"Hank was someone you just liked to be around," Eskelin remembers. "He was excited about what he was doing and you were excited to be doing it with him. Most college bands were repertory bands, but we weren't. We played Hank's compositions. It wasn't a well-rounded jazz education, perhaps, but it provided something more important in jazz--we had an original sound. We had a lot of freedom to find ourselves as soloists. We could fall on our faces, but I was able to pursue my idiosyncrasies without having a college jazz program iron them out."

Eskelin got the missing parts of his education in Baltimore's black nightclubs. He and his peers--bassist Drew Gress, also a Towson student; saxophonist Tom McCormick; D.C. pianist Marc Copland; Baltimore pianist Bob Butta--would show up at the Bird Cage or the Jazz Closet and wait for their chance to sit in with the band. In those days, black Baltimore was in love with the sound of saxophonist Sonny Stitt and organist Jimmy Smith, and the town had its own heroes--saxophonist Mickey Fields, organist Charles Covington, and guitarist O'Donel Levy--who could hold their own with the national artists who came to town.

"We all loved Mickey, and Ellery did, too," Butta recounts. "The old guys were good to us, but they were strict about learning this music correctly--they always stressed that you've got to know those tunes. They'd call tunes we didn't know, and we'd be embarrassed. But they were always in Ellery's corner about growing. He never really was a bebopper, though he could play standards, but he always had an edge to him. I remember Henry Baker, the owner of the Closet, telling me, 'That boy is going to be a really great tenor saxophone player.'"

"Mickey Fields was a world-class musician," Eskelin insists, "but for whatever reason he chose to stay in Baltimore. He was incredibly soulful in his sound and delivery, but he could play anything on the horn. Sonny Stitt was not adverse to humiliating people who got on his stage with him, but Mickey was someone who could hold his own. He was a completely generous and positive spirit, especially to us younger musicians. He wasn't going to yell at you--he was going to lift you up."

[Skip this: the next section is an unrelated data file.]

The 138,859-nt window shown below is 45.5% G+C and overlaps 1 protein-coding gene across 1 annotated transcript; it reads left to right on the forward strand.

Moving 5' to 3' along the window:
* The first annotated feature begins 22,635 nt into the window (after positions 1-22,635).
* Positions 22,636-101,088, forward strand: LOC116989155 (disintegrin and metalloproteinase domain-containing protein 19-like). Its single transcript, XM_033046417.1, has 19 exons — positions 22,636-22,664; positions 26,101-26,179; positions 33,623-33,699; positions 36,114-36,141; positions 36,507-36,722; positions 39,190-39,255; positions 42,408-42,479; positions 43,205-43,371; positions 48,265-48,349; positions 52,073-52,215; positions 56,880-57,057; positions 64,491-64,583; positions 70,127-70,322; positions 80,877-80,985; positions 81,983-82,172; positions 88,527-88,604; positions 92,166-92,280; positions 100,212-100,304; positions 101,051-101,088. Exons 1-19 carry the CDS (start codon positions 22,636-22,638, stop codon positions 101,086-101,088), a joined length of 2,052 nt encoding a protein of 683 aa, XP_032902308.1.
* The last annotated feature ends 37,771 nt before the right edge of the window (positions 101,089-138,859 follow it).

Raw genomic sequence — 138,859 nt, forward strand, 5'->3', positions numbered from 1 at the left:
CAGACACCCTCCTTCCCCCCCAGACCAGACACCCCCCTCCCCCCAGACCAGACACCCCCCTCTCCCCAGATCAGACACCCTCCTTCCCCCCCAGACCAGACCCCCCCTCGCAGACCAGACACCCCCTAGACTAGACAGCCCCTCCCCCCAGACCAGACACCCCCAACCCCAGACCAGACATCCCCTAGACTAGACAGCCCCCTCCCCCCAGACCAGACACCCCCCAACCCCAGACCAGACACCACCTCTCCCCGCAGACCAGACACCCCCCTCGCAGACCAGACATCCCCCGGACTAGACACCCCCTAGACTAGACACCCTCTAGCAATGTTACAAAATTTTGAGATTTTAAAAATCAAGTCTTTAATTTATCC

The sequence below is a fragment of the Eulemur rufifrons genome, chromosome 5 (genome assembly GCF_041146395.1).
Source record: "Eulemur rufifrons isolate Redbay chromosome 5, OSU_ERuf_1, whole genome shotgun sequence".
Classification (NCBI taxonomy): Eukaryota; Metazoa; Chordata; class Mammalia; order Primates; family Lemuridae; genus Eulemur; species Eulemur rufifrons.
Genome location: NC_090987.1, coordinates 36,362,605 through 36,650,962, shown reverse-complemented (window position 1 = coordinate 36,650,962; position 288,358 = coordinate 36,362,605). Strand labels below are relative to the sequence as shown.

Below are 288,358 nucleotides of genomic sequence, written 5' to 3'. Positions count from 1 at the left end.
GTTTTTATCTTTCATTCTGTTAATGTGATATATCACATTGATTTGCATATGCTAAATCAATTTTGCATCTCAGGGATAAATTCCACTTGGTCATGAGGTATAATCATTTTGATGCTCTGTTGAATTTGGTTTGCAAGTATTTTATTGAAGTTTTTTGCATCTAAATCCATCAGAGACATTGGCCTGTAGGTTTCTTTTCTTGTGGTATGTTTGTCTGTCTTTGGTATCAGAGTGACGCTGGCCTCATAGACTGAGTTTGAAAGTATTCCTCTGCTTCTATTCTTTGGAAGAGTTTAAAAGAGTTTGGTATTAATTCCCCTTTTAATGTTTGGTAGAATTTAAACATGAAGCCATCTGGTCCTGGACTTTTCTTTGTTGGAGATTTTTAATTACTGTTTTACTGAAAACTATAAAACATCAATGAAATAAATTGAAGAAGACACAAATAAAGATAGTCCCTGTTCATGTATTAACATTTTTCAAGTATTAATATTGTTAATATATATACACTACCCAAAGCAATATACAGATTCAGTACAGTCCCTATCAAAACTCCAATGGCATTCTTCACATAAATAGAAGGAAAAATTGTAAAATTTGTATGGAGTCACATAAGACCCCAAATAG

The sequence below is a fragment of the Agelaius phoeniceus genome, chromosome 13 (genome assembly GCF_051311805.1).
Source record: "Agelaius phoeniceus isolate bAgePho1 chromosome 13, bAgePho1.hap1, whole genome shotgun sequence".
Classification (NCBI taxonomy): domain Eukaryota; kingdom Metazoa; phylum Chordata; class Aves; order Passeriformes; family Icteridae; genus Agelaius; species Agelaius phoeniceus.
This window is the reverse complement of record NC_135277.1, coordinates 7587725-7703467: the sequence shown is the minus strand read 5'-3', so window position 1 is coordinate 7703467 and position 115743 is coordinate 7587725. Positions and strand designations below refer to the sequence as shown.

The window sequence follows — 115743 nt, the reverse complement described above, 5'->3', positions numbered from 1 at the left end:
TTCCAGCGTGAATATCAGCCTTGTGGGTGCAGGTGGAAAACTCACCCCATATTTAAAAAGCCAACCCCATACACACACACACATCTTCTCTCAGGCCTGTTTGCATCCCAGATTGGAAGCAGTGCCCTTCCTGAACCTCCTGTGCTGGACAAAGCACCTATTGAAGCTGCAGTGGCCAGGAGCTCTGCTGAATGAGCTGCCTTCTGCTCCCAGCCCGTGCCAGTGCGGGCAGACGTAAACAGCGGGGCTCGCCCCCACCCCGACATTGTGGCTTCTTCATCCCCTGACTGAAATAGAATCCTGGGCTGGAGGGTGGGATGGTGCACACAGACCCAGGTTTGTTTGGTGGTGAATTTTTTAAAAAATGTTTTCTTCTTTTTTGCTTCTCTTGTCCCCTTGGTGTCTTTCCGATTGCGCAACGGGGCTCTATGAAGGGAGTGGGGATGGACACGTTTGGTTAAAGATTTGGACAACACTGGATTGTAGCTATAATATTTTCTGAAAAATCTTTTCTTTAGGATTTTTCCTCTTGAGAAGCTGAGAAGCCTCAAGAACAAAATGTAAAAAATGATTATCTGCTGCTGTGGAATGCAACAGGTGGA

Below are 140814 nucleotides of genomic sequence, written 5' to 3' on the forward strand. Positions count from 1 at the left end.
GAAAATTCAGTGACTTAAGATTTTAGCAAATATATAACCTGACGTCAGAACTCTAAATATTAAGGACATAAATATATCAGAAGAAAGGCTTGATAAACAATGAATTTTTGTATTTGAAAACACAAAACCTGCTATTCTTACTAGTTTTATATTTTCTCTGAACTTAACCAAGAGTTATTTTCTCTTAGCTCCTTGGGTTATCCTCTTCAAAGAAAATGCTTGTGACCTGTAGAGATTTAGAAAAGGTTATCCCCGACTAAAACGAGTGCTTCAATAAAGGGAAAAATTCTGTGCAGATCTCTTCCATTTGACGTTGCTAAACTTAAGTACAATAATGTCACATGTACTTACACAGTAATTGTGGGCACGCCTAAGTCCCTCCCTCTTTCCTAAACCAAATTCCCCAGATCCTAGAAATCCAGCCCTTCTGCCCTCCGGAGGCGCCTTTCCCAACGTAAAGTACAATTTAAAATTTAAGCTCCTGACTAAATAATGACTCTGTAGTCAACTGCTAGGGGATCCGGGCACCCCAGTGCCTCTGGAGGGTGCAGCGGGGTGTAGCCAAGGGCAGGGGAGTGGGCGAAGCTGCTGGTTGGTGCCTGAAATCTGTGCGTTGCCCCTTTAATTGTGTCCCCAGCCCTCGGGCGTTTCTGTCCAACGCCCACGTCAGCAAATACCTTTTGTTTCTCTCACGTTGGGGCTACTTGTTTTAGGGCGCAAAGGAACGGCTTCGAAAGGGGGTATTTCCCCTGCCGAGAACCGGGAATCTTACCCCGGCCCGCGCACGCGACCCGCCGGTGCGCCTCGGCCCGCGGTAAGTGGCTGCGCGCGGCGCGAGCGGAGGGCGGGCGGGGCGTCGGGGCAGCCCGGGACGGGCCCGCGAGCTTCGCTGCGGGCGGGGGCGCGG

Eskelin, though, was not going to stay in Baltimore as Fields did. After graduating from Towson in 1981, he spent a year and a half on the road with the Buddy Morrow Big Band. In 1983, Eskelin threw his horn and clothes into Butta's Toyota station wagon and moved into a tiny Manhattan apartment. He was soon playing with saxophonist Junior Cook and organist Jack McDuff, and taking lessons from saxophonist George Coleman. But even if Eskelin's heart had been in traditional, mainstream jazz, the old system of working one's way from jam sessions to sideman gigs to small-label deals to big-label deals had broken down, the victim of too many players and too few gigs.

So he decided to pursue his own interests, finding new combinations of instruments, new approaches to structure and harmony. By 1987, he had formed his first recording band, Joint Venture, which included Gress, trumpeter Paul Smoker, and drummer Phil Haynes. In 1994, he formed his trio with Parkins and Black. Along the way, he has also recorded with such cutting-edge figures as Joe Lovano, Marc Ribot, Thurston Moore, Joey Baron, Regina Carter, Eugene Chadbourne, Han Bennink, Sylvie Courvoisier, and more.

"I realized there weren't enough gigs for the seven thousand saxophonists in town," he recalls of his arrival in New York in the '80s. "It was a conservative era, both politically and musically, with guys wearing suits and ties and playing hard-bop. I was this oddball jazz guy who didn't fit into the mainstream scene, even though that's what I came to New York to do. A lot of other guys were going to get the call from Art Blakey before I was--those older guys were dying off, and if we didn't get something together of our own it wasn't going to happen. So we started forming our own bands and finding our own venues. Over time, there were enough people in my position who came out of jazz but were doing something left of center to form a critical mass."

No matter how unconventional Eskelin's music has been, it can always be traced back to his roots in Baltimore--to the bluesy sound of Mickey Fields' saxophone, to the unusual rhythms of Hank Levy, to Bobbie Lee's unabashed affection for melody, to Rodney Eskelin's willingness to try anything. When he returns to Towson this week, he will be reawakening those ghosts and letting them loose through his horn.

"I don't want anyone to think I don't love the jazz tradition," he insists. "Anyone who hears the sound that comes out of my horn knows I've listened to those guys and absorbed their sound. I don't want to push that off the table--I just want to use it in a new way. That's not any different than what's happened in jazz down through the years. The goal is to surprise the listener." ?